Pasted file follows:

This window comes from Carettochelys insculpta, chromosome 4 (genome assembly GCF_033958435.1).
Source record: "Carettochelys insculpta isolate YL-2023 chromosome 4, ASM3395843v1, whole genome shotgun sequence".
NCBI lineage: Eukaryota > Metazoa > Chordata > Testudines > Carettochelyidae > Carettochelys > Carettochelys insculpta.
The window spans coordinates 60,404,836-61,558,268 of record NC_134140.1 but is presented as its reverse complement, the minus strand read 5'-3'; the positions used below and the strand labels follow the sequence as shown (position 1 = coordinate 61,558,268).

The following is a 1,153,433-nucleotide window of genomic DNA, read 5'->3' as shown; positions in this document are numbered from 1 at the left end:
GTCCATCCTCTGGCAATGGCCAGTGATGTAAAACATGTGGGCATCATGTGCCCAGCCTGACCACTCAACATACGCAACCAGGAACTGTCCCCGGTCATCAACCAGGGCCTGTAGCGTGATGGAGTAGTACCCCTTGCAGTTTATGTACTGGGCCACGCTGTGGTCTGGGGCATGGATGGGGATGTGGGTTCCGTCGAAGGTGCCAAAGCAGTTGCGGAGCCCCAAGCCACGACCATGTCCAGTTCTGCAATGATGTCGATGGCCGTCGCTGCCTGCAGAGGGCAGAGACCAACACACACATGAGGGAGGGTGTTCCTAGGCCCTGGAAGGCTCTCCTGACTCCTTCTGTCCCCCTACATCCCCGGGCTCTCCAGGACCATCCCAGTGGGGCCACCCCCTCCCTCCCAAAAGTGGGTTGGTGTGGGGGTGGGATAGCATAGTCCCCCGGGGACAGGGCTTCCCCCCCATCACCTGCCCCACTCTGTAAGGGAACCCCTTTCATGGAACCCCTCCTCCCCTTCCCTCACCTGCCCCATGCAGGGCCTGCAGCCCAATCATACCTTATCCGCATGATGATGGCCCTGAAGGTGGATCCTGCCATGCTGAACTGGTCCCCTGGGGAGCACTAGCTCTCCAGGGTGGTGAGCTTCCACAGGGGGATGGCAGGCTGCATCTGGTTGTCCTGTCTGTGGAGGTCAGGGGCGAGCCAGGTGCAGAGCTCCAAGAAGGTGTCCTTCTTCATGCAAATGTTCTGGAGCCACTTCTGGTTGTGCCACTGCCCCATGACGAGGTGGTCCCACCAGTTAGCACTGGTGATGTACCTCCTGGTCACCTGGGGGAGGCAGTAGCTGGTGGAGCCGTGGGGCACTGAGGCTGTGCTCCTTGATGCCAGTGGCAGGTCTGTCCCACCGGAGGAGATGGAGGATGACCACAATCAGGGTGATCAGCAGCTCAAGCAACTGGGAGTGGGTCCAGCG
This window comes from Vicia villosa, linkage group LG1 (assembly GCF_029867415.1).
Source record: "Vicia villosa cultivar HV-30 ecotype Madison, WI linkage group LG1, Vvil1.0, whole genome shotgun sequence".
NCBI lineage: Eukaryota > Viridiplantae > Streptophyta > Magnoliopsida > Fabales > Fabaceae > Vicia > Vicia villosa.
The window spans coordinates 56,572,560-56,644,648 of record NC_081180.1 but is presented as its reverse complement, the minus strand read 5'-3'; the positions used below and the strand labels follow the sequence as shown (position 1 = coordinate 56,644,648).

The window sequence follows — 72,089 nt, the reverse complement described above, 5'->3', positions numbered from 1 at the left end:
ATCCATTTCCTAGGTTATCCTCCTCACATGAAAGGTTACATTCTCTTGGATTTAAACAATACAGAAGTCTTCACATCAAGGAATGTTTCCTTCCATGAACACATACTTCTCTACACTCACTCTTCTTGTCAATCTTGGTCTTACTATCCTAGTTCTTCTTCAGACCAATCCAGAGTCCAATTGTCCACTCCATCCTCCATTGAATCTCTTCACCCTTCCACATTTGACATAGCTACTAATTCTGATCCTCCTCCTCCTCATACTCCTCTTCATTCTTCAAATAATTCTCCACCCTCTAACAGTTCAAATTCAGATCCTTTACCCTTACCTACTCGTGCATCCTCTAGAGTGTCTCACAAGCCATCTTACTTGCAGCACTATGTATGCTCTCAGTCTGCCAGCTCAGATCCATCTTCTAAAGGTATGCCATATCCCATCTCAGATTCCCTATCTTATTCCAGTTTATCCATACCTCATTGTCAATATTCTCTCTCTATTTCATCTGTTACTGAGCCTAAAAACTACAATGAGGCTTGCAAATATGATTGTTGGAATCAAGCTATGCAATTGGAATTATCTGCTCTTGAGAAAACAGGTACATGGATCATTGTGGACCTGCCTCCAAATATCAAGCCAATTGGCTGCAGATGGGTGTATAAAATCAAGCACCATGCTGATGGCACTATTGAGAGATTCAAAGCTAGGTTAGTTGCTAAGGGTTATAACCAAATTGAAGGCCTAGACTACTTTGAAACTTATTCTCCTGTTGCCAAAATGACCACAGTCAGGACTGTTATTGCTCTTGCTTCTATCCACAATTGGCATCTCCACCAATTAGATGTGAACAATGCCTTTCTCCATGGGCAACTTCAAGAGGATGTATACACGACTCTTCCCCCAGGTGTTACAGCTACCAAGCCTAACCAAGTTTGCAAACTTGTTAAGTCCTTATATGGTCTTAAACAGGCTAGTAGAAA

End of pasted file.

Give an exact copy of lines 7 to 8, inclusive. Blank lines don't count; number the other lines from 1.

This window comes from Vicia villosa, linkage group LG1 (assembly GCF_029867415.1).
Source record: "Vicia villosa cultivar HV-30 ecotype Madison, WI linkage group LG1, Vvil1.0, whole genome shotgun sequence".